The REINS project is to design and investigate haptic communicational interfaces (reins) between a human agent and a mobile robot guide. The reins will facilitate joint navigation and inspection of a space under conditions of low visibility (occurring frequently in fire fighting). The focus is on haptic and tactile human robot cooperation as it has been found that a limited visual field and obscured cameras adds to the distress of humans working under pressure.The REINS project aims to map the communicational landscape in which humans (fire fighters, but also the visually impaired) might be working with robots, with the emphasis on tactile and haptic interaction. We adapt a semi-autonomous mobile robot for navigation in front of a human. The robot provides rich sensory data and is enabled to try the mechanical impedances of the objects it encounters. We also design and implement a soft rein (rope), a wireless rein and a stiff rein (inspired by the lead for guide dog) enabling the human to use the robot to actively probe objects. The project thus creates the means to explore the haptic Human-Robot Interaction landscape. A research question is whether the information should be explicitly encoded as messages or can remain implicit. In the initial phase of the project the robot is adapted and the first prototypes of the reins are implemented; the emphasis in this phase is on providing rich data to the human. The second phase is dedicated to surveying the communicational landscape.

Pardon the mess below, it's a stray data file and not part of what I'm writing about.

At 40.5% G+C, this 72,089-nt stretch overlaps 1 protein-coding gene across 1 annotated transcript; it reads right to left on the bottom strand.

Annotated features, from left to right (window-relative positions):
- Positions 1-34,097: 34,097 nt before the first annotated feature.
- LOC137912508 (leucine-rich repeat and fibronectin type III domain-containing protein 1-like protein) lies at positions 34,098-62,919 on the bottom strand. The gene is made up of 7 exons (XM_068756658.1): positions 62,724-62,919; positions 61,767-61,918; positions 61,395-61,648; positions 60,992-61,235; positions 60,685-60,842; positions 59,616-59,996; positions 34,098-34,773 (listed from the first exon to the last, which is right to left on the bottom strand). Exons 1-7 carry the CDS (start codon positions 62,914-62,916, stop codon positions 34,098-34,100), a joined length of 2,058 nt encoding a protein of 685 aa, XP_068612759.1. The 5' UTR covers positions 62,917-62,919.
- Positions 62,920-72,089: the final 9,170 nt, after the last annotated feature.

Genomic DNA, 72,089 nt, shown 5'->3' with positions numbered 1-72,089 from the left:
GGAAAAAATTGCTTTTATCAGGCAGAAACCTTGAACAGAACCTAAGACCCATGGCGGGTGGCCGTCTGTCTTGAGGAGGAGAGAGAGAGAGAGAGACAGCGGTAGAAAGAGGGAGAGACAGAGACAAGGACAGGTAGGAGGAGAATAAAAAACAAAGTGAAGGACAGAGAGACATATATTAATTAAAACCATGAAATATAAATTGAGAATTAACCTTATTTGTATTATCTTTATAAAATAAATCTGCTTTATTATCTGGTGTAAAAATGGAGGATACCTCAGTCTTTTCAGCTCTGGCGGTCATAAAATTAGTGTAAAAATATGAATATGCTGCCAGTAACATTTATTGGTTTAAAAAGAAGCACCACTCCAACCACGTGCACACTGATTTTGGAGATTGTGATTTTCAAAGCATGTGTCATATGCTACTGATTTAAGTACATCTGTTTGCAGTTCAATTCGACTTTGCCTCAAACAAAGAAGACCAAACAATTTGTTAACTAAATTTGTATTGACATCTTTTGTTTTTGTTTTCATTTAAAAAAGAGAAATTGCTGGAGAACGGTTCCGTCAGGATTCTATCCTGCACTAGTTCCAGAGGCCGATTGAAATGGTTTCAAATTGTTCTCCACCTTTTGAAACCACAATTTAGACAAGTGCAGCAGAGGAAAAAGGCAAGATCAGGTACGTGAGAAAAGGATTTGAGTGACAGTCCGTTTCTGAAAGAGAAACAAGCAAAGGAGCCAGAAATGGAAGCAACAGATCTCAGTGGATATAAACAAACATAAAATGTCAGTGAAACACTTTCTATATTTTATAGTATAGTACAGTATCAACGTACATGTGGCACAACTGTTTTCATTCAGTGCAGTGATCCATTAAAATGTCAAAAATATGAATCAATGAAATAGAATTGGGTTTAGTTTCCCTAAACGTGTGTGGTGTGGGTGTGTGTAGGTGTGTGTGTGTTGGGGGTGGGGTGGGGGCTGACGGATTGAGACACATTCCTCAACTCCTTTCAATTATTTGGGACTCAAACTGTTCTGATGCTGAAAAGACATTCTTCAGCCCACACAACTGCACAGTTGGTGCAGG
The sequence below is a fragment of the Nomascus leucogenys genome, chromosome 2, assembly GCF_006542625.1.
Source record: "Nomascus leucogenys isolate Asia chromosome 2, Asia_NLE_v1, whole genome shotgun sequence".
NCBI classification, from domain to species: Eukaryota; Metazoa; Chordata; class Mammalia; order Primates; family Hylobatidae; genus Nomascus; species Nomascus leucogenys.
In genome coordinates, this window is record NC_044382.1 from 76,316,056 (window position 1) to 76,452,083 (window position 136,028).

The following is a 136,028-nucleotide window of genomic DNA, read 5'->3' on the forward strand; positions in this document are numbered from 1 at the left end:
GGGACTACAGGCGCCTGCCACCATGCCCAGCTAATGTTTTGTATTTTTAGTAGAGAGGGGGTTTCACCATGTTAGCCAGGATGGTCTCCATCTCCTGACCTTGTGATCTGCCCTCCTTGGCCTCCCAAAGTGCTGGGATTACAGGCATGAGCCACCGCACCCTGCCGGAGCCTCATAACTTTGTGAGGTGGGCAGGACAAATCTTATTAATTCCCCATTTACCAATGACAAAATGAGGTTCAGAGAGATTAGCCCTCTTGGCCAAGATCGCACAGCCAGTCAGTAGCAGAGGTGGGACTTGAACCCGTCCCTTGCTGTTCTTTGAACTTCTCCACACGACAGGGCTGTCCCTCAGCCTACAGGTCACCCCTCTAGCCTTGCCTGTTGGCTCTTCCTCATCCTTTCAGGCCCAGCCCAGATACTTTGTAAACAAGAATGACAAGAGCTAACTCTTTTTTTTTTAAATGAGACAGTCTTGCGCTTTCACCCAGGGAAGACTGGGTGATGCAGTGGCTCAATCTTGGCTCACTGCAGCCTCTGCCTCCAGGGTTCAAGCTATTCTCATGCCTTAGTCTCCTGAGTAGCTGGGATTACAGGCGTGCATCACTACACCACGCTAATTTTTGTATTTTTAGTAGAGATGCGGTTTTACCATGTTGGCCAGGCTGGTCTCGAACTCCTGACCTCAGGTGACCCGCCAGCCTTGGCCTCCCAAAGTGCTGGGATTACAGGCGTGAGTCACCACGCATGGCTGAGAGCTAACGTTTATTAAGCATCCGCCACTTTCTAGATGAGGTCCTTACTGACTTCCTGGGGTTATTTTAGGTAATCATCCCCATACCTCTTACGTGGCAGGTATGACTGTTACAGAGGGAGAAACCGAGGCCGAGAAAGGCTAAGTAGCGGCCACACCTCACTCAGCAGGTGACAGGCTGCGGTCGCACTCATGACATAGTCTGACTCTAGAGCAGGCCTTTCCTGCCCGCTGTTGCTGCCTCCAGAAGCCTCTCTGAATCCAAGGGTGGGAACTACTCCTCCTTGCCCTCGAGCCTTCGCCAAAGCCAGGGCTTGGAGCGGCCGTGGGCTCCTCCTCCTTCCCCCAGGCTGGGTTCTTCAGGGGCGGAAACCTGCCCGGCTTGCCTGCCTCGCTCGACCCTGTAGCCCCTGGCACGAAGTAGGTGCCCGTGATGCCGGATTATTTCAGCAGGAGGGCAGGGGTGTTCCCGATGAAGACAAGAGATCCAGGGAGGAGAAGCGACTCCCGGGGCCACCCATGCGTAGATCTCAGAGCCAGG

Main objectives are:
1. To understand how human participants can learn to associate a perturbation pattern sent from a robot via a soft/hard/wireless rein with a given message under varying degrees of audio distraction levels (maximum amplitude of the audio distraction to be 70dB)
2. To understand the variability of timing and magnitude of a perturbation pattern encoded by a human in a soft/hard/wireless rein for a given message under varying degrees of audio distraction levels (maximum amplitude of the audio distraction to be 70dB).
3. To understand how a robot could learn to interpret messages encoded by a human under varying levels of distraction levels.
Collaborative project of Sheffield Hallam University and King’s College London.
Grant Number EP/I028757/1